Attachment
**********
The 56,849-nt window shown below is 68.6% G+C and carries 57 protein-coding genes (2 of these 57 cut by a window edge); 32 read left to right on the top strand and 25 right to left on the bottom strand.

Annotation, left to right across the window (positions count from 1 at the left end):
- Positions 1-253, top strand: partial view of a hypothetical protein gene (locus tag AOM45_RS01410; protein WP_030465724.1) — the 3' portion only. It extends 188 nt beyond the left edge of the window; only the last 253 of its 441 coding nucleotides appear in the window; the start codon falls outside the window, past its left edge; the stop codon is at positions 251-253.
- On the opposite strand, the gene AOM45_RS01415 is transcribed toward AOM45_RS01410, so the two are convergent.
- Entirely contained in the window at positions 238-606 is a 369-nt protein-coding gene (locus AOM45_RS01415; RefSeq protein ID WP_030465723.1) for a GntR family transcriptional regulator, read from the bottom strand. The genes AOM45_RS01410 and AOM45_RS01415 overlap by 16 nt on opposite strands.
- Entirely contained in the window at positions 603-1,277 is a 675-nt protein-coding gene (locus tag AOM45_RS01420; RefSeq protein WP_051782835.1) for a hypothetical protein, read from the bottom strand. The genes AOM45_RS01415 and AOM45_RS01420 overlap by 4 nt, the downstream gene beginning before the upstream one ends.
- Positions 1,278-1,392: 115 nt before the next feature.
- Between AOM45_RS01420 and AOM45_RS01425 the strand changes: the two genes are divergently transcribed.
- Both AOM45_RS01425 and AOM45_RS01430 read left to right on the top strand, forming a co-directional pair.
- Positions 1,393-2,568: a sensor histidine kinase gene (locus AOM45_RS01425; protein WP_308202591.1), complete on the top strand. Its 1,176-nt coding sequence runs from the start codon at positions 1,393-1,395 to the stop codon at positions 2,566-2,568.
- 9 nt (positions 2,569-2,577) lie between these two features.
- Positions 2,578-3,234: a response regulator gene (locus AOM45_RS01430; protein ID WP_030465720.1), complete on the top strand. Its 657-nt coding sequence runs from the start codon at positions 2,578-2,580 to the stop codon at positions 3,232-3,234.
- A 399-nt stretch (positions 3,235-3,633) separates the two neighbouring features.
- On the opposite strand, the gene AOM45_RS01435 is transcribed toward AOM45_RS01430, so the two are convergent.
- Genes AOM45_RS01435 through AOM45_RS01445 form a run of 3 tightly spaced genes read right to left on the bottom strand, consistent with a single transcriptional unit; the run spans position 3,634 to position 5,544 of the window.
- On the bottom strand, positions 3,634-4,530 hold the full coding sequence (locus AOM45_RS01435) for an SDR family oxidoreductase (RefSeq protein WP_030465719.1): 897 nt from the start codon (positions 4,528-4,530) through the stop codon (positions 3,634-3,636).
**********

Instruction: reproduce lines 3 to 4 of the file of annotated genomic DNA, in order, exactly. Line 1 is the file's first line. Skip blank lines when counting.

- Positions 1-253, top strand: partial view of a hypothetical protein gene (locus tag AOM45_RS01410; protein WP_030465724.1) — the 3' portion only. It extends 188 nt beyond the left edge of the window; only the last 253 of its 441 coding nucleotides appear in the window; the start codon falls outside the window, past its left edge; the stop codon is at positions 251-253.
- On the opposite strand, the gene AOM45_RS01415 is transcribed toward AOM45_RS01410, so the two are convergent.